Conceptually, cash-flow taxation is based on consumption and is therefore neutral with respect to capital formation. The paper identifies three variants of the corporate cash-flow tax (CCFT) as follows: (1) The R--or real--base CCFT taxes net real transactions (the difference between sales and purchases of real goods and services). As opposed to a corporate income tax (CIT), it allows immediate expensing of capital outlays but not the deduction of interest payments. Interest received is not taxable. (2) The RF--or real plus financial--base CCFT, in addition, includes in its tax base nonequity financial transactions (the difference between borrowing and lending). Interest and retirement of debt are deductible, while borrowing and interest received are taxable. (3) The S--or shareholder--base CCFT taxes the net flow from the corporation to shareholders (dividends paid plus purchases of shares minus issues of new shares) and conforms closely to the interpretation that the CCFT is a “silent partnership” of the government in any investment.
The success of a CCFT, the paper argues, depends on the existing CIT structure, the structure of the corporate sector, and the relative importance of foreign investors. The CCFT’s advantages, it claims, lie primarily in the theoretical clarity of the tax base insofar as it does away with the problems of defining true economic depreciation, measuring capital gains, costing inventories, and accounting for inflation (although not in all variants of the tax).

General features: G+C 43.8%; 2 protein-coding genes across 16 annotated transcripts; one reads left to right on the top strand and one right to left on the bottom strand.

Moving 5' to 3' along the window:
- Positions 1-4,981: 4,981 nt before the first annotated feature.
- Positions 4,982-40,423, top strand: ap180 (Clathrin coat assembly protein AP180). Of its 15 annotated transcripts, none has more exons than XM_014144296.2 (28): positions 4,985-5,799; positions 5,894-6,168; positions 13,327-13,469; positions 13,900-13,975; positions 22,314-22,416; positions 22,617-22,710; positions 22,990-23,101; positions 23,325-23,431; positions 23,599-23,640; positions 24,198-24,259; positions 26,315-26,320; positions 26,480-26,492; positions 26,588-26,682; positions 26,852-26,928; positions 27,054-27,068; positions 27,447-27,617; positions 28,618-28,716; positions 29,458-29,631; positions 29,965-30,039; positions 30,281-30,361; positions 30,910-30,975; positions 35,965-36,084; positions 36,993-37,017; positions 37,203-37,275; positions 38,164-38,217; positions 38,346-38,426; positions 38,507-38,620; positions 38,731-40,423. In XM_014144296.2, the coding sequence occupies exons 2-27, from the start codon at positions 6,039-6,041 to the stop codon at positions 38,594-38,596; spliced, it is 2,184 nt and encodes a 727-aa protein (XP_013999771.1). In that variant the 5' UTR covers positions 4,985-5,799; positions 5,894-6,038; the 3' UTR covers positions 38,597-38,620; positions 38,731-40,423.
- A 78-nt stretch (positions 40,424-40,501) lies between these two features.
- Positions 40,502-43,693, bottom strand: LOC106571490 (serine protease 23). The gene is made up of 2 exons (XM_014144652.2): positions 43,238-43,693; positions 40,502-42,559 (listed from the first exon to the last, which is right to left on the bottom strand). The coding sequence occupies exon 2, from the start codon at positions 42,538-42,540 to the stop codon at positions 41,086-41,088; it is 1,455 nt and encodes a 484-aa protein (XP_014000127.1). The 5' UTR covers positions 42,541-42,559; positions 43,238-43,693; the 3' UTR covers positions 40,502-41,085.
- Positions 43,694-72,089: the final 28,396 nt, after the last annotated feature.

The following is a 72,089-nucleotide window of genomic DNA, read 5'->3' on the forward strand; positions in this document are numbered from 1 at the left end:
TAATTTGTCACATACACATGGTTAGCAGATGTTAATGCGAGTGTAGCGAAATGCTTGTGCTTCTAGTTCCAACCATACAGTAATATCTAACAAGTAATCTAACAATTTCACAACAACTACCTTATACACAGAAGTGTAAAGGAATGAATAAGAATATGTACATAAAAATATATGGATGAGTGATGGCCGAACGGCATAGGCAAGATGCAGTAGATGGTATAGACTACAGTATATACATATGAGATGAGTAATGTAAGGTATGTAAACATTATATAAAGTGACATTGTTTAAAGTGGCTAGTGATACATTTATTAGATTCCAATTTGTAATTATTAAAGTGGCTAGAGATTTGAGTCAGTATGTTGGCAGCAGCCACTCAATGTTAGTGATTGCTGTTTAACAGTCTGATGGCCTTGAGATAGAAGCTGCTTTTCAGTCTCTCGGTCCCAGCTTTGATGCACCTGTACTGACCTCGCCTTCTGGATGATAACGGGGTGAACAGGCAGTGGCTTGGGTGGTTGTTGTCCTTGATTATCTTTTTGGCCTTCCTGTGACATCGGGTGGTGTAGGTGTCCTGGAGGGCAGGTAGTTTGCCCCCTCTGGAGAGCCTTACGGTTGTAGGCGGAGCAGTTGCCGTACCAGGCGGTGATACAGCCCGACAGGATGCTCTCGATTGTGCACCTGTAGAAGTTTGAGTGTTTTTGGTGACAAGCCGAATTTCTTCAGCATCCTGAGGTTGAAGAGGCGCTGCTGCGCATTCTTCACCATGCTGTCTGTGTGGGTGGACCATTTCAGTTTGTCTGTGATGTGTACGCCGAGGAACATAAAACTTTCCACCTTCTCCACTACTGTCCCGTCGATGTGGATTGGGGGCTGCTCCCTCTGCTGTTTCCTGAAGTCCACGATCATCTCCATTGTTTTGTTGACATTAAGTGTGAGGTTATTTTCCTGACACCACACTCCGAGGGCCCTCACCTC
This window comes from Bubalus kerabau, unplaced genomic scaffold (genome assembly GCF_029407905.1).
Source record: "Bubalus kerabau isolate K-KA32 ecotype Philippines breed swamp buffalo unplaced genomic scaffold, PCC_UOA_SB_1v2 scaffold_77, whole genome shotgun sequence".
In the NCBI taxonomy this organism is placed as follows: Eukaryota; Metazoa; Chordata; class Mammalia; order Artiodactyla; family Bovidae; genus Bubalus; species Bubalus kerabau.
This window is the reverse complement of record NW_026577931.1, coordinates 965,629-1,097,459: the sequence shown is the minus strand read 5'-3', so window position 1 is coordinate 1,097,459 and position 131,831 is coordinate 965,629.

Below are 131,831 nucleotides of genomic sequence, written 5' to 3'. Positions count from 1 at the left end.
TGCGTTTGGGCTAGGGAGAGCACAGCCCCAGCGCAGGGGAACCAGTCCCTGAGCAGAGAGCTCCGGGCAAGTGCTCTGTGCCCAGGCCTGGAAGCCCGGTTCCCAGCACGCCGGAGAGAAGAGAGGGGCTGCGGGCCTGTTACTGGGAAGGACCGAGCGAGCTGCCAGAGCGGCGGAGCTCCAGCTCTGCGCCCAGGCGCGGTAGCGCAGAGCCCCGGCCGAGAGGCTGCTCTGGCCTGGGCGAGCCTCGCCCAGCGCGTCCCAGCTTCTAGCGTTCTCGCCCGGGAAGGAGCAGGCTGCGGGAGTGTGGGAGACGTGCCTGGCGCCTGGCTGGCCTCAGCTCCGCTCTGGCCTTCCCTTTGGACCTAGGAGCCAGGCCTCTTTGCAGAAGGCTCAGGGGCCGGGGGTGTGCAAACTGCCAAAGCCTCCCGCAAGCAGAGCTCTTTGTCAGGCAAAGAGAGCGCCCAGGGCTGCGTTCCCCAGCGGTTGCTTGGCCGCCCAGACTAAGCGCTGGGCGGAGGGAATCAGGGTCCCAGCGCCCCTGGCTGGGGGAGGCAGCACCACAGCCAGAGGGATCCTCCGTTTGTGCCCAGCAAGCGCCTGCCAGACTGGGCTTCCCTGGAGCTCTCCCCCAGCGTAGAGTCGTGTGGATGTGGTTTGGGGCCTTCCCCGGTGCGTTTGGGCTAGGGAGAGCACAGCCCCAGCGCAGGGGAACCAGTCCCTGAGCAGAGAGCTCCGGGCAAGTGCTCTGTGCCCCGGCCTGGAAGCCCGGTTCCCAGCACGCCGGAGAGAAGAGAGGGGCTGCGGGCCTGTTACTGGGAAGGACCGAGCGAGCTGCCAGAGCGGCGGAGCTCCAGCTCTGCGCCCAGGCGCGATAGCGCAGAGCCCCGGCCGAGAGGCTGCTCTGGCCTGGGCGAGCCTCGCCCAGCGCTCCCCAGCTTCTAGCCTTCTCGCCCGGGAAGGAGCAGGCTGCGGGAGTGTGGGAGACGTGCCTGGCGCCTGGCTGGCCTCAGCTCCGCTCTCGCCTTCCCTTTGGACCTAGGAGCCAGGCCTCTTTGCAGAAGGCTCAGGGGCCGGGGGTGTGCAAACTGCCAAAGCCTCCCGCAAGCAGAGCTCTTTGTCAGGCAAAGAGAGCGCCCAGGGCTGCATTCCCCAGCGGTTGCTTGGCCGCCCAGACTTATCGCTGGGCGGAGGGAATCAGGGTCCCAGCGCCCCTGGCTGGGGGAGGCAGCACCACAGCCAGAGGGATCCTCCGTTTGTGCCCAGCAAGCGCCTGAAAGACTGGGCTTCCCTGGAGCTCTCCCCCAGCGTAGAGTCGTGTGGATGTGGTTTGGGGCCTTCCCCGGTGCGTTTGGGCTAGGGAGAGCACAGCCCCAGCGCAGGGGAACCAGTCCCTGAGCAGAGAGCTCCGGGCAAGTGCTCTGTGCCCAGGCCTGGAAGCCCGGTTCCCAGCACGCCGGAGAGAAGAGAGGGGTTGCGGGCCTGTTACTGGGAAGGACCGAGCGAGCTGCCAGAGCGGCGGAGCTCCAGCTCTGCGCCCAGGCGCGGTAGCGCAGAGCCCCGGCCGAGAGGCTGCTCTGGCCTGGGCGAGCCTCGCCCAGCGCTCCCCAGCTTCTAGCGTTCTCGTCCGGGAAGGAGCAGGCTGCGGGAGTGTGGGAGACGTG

However, the paper observes, the CCFT can give rise to problems--for example, tax-base erosion through avoidance and evasion. This, the authors argue, could be contained by carefully designing the tax code and by selecting an RF-base over the R-base CCFT, thereby including the financial sector. On the other hand, an important advantage of the R-base CCFT--nondeductibility of interest, which eliminates incentives for debt over equity financing and obviates any need for inflation adjustments for the calculation of real interest--is not shared by the RF-base variant. The S-base CCFT, while sometimes favored because it has been perceived to be administratively simpler, could, the paper contends, lead to a tax rate of over 100 percent because of the definition of the S base. Thus, the choice among variants of the CCFT is not at all clear.
Observing that international considerations turn out to be important in any future implementation of the CCFT because of the unresolved treatment of foreign tax credits under a CCFT, the paper nevertheless argues that the prevalence of excess foreign tax credits and the existence of tax-sparing arrangements would tend to dampen the negative impact of a CCFT on foreign investment. The paper concludes that the CCFT remains a theoretically attractive option with accompanying practical difficulties. However, it notes, the CCFT may prove particularly difficult to implement for a single--especially developing--country in an environment that may not necessarily accommodate its smooth and effective operation.